First foray into Computed Expressions

The last day has involved a lot of learning, bringing together concepts which had previously been ‘academic’ with some experience in what I now understand to be specific instances of computed expressions/monads, such as binding and promises in JavaScript and async from C#.

Please note this is based on my best understanding so far, but given my limited experience in the subject it may be somewhere between misleading and outright wrong in places. Nevertheless, I hope the way I arrived at the monad destination might help others.

I started this quest trying to solve an indentation problem:

match IsValid template with
| (false, reason) -> 
    Logger.warn reason
    raise (InvalidTemplate reason)
| _ ->
    match repo.FindById template.Id with
    | Some _ -> 
        Logger.warn (sprintf "Duplicate id %O" template.Id)
        raise (DuplicateId)
    | None ->
        repo.Save template               

There are multiple problems with this snippet:
1. This is horribly unreadable, and the more clauses that might return errors there are the worse it is going to get.
2. To provide early return I’ve used exceptions, which are really just glorified gotos and are not ‘with the grain’ of F#

Searching for solutions to this problem led me to computation expressions – a concept I had not yet reached in Expert F# 4.0.

Computation expressions are syntactic sugar, i.e. an abstraction, for handling continuation functions. A continuation function is something that is called to continue executing something (an algorithm say). It is familiar to me from JavaScript, where we provide continuations as callbacks for async activities like Ajax requests or (in Node.js) IO. When I first worked with Node.js I recall (naively) having the same problem – the callback hell where multiple layers of IO calls descended into a nasty pattern of indentation:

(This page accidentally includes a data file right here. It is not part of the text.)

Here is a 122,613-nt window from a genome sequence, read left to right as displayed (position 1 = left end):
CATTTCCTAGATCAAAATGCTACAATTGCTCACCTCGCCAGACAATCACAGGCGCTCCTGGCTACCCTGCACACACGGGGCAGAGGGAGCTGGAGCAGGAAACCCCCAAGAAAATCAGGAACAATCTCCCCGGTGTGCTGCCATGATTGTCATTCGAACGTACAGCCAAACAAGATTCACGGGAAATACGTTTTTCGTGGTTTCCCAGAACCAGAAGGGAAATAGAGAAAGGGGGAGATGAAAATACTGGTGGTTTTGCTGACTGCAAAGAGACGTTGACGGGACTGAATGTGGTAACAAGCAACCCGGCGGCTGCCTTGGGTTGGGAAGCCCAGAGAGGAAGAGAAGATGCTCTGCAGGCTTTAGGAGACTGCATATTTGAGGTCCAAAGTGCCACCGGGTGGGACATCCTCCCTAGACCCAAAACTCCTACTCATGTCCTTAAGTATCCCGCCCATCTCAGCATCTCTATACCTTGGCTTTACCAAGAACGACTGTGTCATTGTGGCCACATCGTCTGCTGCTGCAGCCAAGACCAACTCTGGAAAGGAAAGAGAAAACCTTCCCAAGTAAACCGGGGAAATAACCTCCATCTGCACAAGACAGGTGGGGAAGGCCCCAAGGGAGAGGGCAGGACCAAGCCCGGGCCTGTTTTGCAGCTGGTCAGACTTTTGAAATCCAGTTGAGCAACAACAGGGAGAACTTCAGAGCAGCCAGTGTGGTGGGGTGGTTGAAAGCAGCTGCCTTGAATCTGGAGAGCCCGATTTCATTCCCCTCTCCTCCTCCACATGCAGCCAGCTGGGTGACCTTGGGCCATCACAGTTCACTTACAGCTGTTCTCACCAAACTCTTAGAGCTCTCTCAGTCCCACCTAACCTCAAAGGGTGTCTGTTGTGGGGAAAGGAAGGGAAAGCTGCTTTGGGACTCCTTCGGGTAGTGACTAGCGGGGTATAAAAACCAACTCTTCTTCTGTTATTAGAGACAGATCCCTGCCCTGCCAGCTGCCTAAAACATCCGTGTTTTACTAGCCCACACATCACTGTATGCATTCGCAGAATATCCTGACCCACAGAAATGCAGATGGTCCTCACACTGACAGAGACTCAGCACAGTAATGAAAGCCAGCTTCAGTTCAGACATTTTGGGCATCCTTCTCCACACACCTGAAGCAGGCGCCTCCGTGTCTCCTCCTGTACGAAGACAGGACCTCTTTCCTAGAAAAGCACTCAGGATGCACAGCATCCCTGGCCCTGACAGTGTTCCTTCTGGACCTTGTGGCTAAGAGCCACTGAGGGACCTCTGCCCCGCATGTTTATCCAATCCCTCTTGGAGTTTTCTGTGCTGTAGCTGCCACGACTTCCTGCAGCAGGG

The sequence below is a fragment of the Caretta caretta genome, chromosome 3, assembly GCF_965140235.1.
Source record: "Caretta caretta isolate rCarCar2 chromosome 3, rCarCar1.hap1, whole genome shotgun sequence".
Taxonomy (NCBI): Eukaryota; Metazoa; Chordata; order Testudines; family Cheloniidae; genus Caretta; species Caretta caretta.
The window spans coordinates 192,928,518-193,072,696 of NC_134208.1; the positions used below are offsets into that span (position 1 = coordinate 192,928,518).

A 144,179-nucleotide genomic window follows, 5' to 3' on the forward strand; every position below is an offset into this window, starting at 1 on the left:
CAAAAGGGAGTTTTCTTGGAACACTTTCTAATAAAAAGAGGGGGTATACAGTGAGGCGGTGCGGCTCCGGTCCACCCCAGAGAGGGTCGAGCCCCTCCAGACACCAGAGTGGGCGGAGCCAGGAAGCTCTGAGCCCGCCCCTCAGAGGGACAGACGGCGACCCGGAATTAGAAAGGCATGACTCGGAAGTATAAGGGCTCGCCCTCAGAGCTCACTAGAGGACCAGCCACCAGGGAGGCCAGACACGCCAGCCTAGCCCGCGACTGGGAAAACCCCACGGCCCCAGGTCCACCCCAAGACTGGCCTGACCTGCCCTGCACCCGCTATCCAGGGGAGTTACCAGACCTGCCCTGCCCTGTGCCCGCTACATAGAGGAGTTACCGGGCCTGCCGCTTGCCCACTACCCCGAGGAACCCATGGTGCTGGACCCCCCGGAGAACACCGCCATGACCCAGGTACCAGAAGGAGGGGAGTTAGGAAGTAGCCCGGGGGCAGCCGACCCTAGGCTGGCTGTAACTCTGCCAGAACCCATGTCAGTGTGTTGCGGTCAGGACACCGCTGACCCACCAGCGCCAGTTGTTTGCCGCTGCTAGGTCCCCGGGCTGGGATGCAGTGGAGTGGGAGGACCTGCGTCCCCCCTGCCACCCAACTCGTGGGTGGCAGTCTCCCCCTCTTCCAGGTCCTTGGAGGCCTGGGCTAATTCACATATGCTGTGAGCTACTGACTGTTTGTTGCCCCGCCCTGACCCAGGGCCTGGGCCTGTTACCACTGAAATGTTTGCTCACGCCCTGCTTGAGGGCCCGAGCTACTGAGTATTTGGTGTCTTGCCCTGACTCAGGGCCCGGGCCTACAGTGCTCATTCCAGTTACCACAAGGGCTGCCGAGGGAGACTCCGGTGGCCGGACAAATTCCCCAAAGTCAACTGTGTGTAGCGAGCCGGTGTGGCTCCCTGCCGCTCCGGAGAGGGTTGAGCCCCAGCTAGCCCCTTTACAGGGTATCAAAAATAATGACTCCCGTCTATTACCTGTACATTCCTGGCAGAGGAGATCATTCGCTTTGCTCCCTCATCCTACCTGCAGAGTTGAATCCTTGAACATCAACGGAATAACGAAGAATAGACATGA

fs.readFile(file1, 'utf8', function (err, data) {  
    ...
    fs.writeFile(file2, data, function (err) {
        ...
    });
});

Since then I’ve discovered promises which turn this into a pattern without indentation, but that still involves a lot of functions:

// psuedocode only
asyncReadFile()
.then(function(err, data){
    return asyncWriteFile(...);
})
.then(function(){...})
.then(function(){...})

C# and TypeScript go a step beyond this by introducing keywords, async and await, that hide the wrapping that turns functions into Tasks/Promises. For instance, in the following C#, the GetIntAsync function signature indicates it returns a task, but the body is written to return an int (return 1) and the caller can directly use the result of the function as shown in the function Intermediate(): return await GetIntAsync(). The Main function shows what the await syntax is hiding.

static async Task<int> GetIntAsync() 
{
    await Task.Delay(5000); //pretend we're waiting for something external
    return 1;
}

static async Task<int> Intermediate()
{
    return await GetIntAsync();
}

static void Main(string[] args)
{
    // Equivalent of await, but we can only do it in async methods so it is written out fully here
    Task<int> task = Intermediate();
    task.Wait();
    int result = task.Result;
}

Computation expressions provide a general way to alter the flow of a program between expressions (statements). To do this a generic wrapper class is required, and an instance of such a class is called a builder. In the above C# example, the generic Task is like a computation expression wrapper, async/await are the syntactic sugar, and the builder is built into the compiler.